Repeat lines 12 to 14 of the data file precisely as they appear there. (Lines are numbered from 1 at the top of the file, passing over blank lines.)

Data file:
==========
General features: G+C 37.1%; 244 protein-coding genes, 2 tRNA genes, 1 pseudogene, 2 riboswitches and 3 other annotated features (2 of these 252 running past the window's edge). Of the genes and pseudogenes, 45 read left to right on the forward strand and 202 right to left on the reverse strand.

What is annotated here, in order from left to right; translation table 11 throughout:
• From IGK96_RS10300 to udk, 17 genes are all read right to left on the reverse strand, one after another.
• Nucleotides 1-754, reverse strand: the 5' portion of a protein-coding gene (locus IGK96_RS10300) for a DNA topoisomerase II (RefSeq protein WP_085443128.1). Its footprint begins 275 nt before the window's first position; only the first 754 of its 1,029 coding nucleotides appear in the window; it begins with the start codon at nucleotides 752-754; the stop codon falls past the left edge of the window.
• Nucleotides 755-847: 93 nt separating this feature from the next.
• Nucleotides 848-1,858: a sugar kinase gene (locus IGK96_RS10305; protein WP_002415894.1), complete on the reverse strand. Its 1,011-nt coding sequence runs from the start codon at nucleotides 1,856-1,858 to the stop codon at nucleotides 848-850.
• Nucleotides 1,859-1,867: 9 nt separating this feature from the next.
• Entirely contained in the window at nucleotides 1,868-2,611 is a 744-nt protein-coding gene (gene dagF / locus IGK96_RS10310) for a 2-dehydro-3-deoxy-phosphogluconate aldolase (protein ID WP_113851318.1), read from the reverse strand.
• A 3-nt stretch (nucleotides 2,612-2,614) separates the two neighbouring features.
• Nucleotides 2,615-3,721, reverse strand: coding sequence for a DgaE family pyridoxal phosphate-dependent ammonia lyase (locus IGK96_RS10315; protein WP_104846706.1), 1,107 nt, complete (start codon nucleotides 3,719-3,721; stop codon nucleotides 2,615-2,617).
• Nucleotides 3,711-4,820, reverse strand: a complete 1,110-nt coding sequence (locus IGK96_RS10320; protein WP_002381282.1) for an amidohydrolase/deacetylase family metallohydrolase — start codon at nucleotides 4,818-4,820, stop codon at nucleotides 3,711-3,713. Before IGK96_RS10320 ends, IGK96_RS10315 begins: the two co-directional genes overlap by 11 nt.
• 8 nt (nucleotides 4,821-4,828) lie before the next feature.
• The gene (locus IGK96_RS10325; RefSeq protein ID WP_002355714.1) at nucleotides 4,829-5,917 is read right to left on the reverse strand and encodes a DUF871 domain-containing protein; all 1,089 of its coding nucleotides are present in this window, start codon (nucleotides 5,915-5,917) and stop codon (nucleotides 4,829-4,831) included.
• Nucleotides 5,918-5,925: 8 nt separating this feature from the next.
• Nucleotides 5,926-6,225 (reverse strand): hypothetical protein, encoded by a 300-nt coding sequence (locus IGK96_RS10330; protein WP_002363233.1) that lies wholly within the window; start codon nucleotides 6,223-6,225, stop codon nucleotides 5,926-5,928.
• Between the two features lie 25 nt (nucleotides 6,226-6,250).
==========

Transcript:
• 8 nt (nucleotides 4,821-4,828) lie before the next feature.
• The gene (locus IGK96_RS10325; RefSeq protein ID WP_002355714.1) at nucleotides 4,829-5,917 is read right to left on the reverse strand and encodes a DUF871 domain-containing protein; all 1,089 of its coding nucleotides are present in this window, start codon (nucleotides 5,915-5,917) and stop codon (nucleotides 4,829-4,831) included.
• Nucleotides 5,918-5,925: 8 nt separating this feature from the next.